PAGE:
Following the press screening, Customs advised the Film Society and Anatole Dauman, producer of the film, that, had In the Realm of the Senses entered the United States via New York, Ms. Suske would have detained it and turned the matter over to the U.S. Attorney. Dauman and the Film Society were then told that Customs was exercising its right to recall the film under a Federal regulation which authorizes a “demand [for] the return” of entered merchandise which Customs later “finds … not entitled to admission into the commerce of the United States.” They were also told that the print would be seized if any attempt were made to show it, and it was ominously implied that other legal proceedings might ensue. The threat of seizure continued throughout the next few days and, as a result, the scheduled public showings of In the Realm of the Senses were both canceled. (Another Oshima film, The Ceremony,  was shown instead, and ticket-holders were promised free admission to a screening of the canceled film if and when it was freed.)
On November 1, Dauman, who had refused to surrender the print, filed suit in the U.S. District Court for the Southern District of New York against Fred R. Boyett, Commissioner of Customs for the New York area, Ms. Suske, and the United States.* The lawsuit, supported by various affidavits, contested the validity of Customs’ recall demand (formally called a “Notice of Redelivery”) and sought (a) injunctions preventing Customs and other Government officials “from interfering or threatening to interfere with the exhibition, possession, distribution or transportation of the film” and (b) a judicial declaration that In the Realm of the Senses is not obscene.
On November 8, the U.S. Attorney’s office filed an affidavit that announced, to everyone’s surprise, that “[a]ll prior [Customs] demands for surrender of the film have, in effect, been countemanded.” Specifically, the affidavit disclosed that the recall demand had been withdrawn with the concurrence of Customs officials in New York, Los Angeles and Washington and would not be reissued, and that Customs would not make any attempt to prevent the importation of additional prints of In the Realm of the Senses. Significantly, the affidavit also disclosed that the U.S. Attorney’s office, which had screened the film, “would decline any request [by Customs] for a forfeiture action” against it—a clear indication that an obscenity proceeding against In the Realm of the Senses would not succeed in court. The Government then moved to dismiss Dauman’s lawsuit as “moot” (i.e., academic).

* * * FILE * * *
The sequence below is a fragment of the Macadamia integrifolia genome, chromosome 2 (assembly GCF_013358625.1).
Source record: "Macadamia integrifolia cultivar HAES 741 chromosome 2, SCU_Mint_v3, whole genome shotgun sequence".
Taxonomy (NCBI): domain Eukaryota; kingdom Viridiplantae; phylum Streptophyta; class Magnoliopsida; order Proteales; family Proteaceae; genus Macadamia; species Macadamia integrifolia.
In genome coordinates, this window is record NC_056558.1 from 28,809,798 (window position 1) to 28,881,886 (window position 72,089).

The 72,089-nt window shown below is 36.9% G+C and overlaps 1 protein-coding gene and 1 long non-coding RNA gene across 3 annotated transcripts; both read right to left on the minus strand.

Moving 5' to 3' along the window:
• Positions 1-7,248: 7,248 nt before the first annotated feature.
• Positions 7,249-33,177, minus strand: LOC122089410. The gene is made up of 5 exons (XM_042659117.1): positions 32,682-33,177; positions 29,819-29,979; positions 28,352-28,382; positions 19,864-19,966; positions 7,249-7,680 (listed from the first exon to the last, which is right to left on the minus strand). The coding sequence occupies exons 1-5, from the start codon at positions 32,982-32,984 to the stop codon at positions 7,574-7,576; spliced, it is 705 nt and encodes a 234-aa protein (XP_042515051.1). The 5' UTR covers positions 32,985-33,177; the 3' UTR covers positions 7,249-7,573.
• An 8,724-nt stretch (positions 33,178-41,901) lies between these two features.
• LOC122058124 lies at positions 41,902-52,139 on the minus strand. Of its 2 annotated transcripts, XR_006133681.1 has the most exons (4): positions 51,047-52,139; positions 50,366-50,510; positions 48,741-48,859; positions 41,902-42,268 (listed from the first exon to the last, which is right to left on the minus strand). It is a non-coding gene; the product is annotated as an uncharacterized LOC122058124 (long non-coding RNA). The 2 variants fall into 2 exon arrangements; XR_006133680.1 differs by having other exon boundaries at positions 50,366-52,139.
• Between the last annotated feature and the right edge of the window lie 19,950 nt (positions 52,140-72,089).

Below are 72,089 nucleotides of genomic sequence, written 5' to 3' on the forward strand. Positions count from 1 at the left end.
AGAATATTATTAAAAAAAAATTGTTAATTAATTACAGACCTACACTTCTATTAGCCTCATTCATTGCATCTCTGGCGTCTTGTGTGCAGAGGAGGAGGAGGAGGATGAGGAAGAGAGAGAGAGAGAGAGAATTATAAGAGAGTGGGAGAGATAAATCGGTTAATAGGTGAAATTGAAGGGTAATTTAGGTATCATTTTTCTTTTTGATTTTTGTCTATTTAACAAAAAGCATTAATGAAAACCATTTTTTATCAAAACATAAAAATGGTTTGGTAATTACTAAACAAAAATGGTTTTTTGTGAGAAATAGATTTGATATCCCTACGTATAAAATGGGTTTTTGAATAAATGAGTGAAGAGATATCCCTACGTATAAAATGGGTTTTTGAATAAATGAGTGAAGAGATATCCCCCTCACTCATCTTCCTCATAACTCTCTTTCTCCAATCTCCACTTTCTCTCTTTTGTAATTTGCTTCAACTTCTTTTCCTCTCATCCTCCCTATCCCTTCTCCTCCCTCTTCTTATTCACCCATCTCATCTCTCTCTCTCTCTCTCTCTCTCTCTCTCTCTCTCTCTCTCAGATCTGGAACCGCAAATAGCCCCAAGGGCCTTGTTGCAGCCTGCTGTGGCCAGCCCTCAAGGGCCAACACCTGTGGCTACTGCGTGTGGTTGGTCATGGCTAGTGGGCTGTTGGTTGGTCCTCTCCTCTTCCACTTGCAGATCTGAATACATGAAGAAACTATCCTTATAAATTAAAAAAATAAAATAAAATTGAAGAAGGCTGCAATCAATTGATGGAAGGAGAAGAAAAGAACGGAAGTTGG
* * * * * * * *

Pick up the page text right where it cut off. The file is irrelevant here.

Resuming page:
At a hearing on November 9, Federal District Judge Marvin E. Frankel refused to dismiss Dauman’s case. Characterizing the Customs action against In the Realm of the Senses as “an outrage,” Judge Frankel announced from the bench that he would enjoin Customs from pursuing its recall demand “or from otherwise proceeding against the film in question or prints thereof” under the Federal law against the importation of obscene material. His ruling was, technically, a very narrow one: the procedure followed by Customs was invalid. Thus, he did not decide whether the film is obscene, and his injunction won’t prevent proceedings against it under other Federal obscenity laws (or state and local laws). Technicalities aside, however, Judge Frankel’s ruling is still of immense practical importance; the Customs statute is the only obscenity law which can used to prevent a film from showing anywhere in the United States—and now that won’t happen to In the Realm of the Senses.